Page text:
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After the British adoption of the Accuracy International PM as the L96A1 sniper rifle, other nations began to give a very serious look at the company and its rifles. One of the first was Sweden, which requested a rifle like the PM/L96 but with a few changes to better suit the northern environment of Scandinavia. The bolt body surface area was reduced with scalloped relief cut to prevent ice form locking up the bolt, and a 3-position safety designed to allow the bolt to be cycled while still locking the trigger. Use of the rifle with gloves was eased by increasing the size of the stock thumbhole and giving the magazine floor plates protruding grasping tabs. The result was an excellent rifle, and was adopted into service by the Swedes in 7.62mm NATO, becoming known as the Accuracy International “Arctic Warfare.”
British special forces took note of the improvements, and opted to purchase some of the Arctic Warfare rifles themselves. While the weapon was formally classified as the L118A1 (fixed stock) and L118A2 (folding stock), only very small numbers were acquired and it did not replace the L96. The rifles were in fact simply commercial AW rifles sold to the UK, not specially made. A number of features were added over the basic commercial model including improved bipod mounting options and a rear monopod foot, and in British service they were issued with a wide selection of additional kit. This included both thermal and image-intensifying (aka night vision) optics to mount in front of the L17A1 3-12x Schmidt & Bender scopes, backup iron sights, thermal straps, and suppressors.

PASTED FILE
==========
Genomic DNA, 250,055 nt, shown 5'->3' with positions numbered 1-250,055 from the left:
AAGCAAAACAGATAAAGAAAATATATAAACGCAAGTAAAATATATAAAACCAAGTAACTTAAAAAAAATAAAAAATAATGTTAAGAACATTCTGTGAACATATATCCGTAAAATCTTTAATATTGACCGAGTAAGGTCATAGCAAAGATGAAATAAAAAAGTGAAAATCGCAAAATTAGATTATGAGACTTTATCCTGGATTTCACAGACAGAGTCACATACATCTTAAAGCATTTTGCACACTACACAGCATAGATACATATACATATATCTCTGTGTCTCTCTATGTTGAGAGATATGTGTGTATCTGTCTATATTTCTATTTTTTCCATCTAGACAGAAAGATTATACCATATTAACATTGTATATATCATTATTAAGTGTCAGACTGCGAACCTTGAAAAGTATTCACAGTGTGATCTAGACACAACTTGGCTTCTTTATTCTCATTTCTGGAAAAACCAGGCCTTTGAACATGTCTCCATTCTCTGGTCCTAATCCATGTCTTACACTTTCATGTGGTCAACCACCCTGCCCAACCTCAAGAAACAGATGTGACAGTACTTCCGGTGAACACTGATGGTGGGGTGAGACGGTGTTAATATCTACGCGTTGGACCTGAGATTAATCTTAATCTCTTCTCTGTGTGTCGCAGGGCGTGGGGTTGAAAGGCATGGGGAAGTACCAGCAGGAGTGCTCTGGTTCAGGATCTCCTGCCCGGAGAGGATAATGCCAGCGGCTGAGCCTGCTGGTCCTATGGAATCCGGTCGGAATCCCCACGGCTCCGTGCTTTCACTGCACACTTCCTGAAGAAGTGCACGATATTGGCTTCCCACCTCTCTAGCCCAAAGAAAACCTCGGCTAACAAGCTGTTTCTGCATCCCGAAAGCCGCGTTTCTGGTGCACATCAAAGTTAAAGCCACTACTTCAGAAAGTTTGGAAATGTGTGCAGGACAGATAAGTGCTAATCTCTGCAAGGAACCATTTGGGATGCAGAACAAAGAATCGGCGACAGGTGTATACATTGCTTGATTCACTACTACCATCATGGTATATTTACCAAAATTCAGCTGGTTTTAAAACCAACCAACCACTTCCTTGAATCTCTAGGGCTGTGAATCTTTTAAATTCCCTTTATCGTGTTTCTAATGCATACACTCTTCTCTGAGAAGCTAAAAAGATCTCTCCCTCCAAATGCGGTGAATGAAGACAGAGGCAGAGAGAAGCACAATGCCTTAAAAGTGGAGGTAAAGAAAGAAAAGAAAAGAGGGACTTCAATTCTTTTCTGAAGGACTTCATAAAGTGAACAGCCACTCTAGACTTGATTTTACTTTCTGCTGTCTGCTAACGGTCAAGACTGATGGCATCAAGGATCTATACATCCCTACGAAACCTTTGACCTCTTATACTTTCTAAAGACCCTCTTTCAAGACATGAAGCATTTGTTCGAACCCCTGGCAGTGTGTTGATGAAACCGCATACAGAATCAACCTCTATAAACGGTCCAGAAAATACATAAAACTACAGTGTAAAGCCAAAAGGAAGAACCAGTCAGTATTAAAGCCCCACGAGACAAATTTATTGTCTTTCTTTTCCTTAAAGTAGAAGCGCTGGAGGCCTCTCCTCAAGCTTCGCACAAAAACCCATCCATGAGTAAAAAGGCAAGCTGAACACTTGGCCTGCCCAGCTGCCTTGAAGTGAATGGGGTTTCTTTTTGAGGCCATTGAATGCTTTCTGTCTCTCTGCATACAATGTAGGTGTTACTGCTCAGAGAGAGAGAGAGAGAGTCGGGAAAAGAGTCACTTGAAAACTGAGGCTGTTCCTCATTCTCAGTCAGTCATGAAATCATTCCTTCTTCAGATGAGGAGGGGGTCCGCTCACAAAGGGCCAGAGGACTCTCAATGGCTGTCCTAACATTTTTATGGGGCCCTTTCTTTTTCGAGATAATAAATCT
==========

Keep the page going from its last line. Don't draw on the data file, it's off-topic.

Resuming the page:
Although only used in small numbers, the L118 rifle would be the transitional weapon leading to the L96’s eventual replacement by the .338 Lapua Magnum Arctic Warfare Magnum as the L115. Thanks to Steve Houghton, for providing me access to this rifle! If you are interested in learning more, I highly recommend checking out Steve’s newly released book, “The British Sniper: A Century of Evolution”. It can be found at:
PO Box 87647
Tucson, AZ 85754
At Forgotten Weapons I think the most interesting guns out there are the most obscure ones. I try to search out experimental and prototype weapons and show you how they work, in addition to more conventional guns that you may not have heard of before. You’re much more likely to find a video on the Cei Rigotti or Webley-Fosbery here than an AR or Glock. So, do you want to learn about something new today? Then stick around!